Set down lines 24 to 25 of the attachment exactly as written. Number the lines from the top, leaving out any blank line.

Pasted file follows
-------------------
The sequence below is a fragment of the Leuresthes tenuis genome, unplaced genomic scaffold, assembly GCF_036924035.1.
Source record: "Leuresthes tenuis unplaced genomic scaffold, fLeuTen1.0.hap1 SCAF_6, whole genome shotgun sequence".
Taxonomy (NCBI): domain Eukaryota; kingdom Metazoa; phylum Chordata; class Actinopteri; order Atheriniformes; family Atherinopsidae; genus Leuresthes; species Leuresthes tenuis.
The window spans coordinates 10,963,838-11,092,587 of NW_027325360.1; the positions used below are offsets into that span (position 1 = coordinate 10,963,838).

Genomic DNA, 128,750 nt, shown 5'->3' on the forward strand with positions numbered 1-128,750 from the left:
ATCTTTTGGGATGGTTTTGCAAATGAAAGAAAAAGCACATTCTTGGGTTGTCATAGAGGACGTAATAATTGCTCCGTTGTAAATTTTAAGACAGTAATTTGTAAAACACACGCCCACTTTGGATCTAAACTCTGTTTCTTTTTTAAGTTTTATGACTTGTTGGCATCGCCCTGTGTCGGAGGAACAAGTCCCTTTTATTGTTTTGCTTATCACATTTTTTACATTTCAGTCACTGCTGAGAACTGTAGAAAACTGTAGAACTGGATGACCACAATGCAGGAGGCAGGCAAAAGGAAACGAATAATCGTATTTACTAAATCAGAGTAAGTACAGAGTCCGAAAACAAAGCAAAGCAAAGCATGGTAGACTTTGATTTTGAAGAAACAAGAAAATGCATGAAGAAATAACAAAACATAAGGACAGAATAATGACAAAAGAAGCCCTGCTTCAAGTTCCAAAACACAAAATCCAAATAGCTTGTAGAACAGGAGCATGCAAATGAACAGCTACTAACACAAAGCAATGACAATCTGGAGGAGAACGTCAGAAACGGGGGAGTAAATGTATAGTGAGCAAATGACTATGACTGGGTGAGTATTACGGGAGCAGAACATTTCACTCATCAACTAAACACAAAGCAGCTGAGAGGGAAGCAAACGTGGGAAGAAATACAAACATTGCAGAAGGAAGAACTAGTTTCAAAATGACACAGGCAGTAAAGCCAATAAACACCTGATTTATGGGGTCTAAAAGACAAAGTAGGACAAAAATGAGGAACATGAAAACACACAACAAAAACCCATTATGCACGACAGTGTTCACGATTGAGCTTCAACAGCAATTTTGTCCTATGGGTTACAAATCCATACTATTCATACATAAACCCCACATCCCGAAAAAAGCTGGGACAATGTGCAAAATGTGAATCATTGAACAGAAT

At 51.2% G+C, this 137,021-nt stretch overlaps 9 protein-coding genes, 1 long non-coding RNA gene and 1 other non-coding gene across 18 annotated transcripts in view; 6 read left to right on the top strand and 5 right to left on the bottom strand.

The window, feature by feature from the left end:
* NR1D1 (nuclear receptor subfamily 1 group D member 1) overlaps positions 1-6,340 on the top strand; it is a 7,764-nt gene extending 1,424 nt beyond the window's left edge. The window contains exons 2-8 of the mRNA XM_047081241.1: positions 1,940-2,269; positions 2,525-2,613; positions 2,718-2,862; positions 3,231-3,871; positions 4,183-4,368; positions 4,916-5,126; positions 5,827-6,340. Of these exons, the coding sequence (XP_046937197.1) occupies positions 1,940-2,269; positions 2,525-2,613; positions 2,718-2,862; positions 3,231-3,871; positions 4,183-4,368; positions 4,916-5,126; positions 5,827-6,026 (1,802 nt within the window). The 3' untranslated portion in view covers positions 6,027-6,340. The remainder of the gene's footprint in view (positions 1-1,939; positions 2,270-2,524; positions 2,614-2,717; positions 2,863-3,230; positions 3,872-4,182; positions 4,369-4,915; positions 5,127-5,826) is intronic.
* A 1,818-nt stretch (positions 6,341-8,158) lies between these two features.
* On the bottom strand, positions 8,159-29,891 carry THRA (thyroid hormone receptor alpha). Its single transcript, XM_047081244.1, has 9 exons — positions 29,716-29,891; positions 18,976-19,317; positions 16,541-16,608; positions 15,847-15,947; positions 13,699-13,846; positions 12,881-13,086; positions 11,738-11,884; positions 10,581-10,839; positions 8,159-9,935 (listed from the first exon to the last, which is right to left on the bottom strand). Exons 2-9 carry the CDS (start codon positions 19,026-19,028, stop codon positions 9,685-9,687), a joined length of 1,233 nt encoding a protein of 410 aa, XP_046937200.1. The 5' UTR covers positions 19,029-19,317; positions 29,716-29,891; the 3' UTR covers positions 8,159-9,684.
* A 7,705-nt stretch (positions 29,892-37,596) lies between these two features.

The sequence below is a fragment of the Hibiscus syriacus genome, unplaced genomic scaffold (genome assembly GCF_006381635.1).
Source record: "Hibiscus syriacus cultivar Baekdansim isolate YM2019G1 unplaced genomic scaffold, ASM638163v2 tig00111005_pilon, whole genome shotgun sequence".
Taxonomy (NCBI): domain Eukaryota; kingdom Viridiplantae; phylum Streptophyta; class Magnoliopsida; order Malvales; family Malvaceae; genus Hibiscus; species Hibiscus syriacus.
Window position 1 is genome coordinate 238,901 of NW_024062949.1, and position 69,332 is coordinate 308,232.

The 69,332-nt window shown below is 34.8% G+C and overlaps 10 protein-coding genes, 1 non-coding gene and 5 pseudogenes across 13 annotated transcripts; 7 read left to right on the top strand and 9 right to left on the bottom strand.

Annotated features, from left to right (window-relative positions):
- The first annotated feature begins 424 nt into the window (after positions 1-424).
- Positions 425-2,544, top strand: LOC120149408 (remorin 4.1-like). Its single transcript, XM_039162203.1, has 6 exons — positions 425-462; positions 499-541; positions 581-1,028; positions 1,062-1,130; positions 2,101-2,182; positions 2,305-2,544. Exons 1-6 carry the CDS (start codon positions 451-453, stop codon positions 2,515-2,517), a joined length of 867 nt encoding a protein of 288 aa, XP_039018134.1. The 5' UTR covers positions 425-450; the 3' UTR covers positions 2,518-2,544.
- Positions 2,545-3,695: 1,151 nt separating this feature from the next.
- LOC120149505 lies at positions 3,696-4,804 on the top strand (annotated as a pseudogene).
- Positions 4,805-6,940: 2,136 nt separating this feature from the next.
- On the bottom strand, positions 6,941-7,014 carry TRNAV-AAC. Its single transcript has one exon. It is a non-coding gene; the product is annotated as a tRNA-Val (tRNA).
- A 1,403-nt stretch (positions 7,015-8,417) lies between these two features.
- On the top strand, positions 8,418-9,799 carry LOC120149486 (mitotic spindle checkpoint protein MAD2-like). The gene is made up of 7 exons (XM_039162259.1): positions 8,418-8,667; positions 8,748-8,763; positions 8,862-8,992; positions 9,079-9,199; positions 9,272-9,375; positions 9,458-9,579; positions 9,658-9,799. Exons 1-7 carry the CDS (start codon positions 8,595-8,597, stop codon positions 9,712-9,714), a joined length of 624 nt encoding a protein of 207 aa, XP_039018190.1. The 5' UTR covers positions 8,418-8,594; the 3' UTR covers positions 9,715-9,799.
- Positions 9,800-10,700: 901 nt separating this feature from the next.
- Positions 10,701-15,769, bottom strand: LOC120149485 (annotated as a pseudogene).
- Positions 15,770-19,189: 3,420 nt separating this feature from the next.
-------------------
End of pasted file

- On the bottom strand, positions 6,941-7,014 carry TRNAV-AAC. Its single transcript has one exon. It is a non-coding gene; the product is annotated as a tRNA-Val (tRNA).
- A 1,403-nt stretch (positions 7,015-8,417) lies between these two features.